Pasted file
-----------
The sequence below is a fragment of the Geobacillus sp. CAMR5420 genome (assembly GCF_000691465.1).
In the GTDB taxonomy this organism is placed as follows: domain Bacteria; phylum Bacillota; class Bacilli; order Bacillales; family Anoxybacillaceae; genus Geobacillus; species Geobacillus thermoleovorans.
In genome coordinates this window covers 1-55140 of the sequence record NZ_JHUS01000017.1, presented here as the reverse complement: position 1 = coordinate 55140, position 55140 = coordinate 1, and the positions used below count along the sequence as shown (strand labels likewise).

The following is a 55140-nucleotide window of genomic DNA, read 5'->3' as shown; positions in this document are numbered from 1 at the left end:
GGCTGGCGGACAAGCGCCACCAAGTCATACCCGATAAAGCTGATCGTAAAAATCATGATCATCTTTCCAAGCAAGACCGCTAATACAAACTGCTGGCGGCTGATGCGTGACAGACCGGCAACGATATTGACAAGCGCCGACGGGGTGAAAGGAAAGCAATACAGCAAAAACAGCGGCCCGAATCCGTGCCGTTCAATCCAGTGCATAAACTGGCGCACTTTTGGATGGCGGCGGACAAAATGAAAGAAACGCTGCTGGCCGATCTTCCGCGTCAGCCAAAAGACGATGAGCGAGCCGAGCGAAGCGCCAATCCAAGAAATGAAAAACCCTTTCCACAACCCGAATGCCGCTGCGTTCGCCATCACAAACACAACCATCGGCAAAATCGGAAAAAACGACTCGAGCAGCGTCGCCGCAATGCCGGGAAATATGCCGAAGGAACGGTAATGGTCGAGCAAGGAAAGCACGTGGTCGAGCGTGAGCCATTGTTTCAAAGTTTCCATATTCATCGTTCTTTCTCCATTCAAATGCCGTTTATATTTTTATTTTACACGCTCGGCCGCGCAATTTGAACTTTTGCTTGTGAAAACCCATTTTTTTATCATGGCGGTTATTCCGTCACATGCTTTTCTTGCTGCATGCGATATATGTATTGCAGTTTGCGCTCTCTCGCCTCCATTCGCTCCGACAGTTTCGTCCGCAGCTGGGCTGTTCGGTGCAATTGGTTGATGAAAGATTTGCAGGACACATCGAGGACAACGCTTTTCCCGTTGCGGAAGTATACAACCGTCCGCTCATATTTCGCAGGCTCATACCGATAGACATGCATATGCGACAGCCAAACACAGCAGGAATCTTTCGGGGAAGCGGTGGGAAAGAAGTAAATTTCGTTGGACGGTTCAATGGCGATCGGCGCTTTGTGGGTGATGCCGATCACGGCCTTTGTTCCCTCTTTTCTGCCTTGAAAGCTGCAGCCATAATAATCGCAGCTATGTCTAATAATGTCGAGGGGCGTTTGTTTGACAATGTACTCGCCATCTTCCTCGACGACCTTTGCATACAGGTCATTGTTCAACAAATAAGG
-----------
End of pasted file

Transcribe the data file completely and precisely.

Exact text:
The sequence below is a fragment of the Geobacillus sp. CAMR5420 genome (assembly GCF_000691465.1).
In the GTDB taxonomy this organism is placed as follows: domain Bacteria; phylum Bacillota; class Bacilli; order Bacillales; family Anoxybacillaceae; genus Geobacillus; species Geobacillus thermoleovorans.
In genome coordinates this window covers 1-55140 of the sequence record NZ_JHUS01000017.1, presented here as the reverse complement: position 1 = coordinate 55140, position 55140 = coordinate 1, and the positions used below count along the sequence as shown (strand labels likewise).

The following is a 55140-nucleotide window of genomic DNA, read 5'->3' as shown; positions in this document are numbered from 1 at the left end:
GGCTGGCGGACAAGCGCCACCAAGTCATACCCGATAAAGCTGATCGTAAAAATCATGATCATCTTTCCAAGCAAGACCGCTAATACAAACTGCTGGCGGCTGATGCGTGACAGACCGGCAACGATATTGACAAGCGCCGACGGGGTGAAAGGAAAGCAATACAGCAAAAACAGCGGCCCGAATCCGTGCCGTTCAATCCAGTGCATAAACTGGCGCACTTTTGGATGGCGGCGGACAAAATGAAAGAAACGCTGCTGGCCGATCTTCCGCGTCAGCCAAAAGACGATGAGCGAGCCGAGCGAAGCGCCAATCCAAGAAATGAAAAACCCTTTCCACAACCCGAATGCCGCTGCGTTCGCCATCACAAACACAACCATCGGCAAAATCGGAAAAAACGACTCGAGCAGCGTCGCCGCAATGCCGGGAAATATGCCGAAGGAACGGTAATGGTCGAGCAAGGAAAGCACGTGGTCGAGCGTGAGCCATTGTTTCAAAGTTTCCATATTCATCGTTCTTTCTCCATTCAAATGCCGTTTATATTTTTATTTTACACGCTCGGCCGCGCAATTTGAACTTTTGCTTGTGAAAACCCATTTTTTTATCATGGCGGTTATTCCGTCACATGCTTTTCTTGCTGCATGCGATATATGTATTGCAGTTTGCGCTCTCTCGCCTCCATTCGCTCCGACAGTTTCGTCCGCAGCTGGGCTGTTCGGTGCAATTGGTTGATGAAAGATTTGCAGGACACATCGAGGACAACGCTTTTCCCGTTGCGGAAGTATACAACCGTCCGCTCATATTTCGCAGGCTCATACCGATAGACATGCATATGCGACAGCCAAACACAGCAGGAATCTTTCGGGGAAGCGGTGGGAAAGAAGTAAATTTCGTTGGACGGTTCAATGGCGATCGGCGCTTTGTGGGTGATGCCGATCACGGCCTTTGTTCCCTCTTTTCTGCCTTGAAAGCTGCAGCCATAATAATCGCAGCTATGTCTAATAATGTCGAGGGGCGTTTGTTTGACAATGTACTCGCCATCTTCCTCGACGACCTTTGCATACAGGTCATTGTTCAACAAATAAGG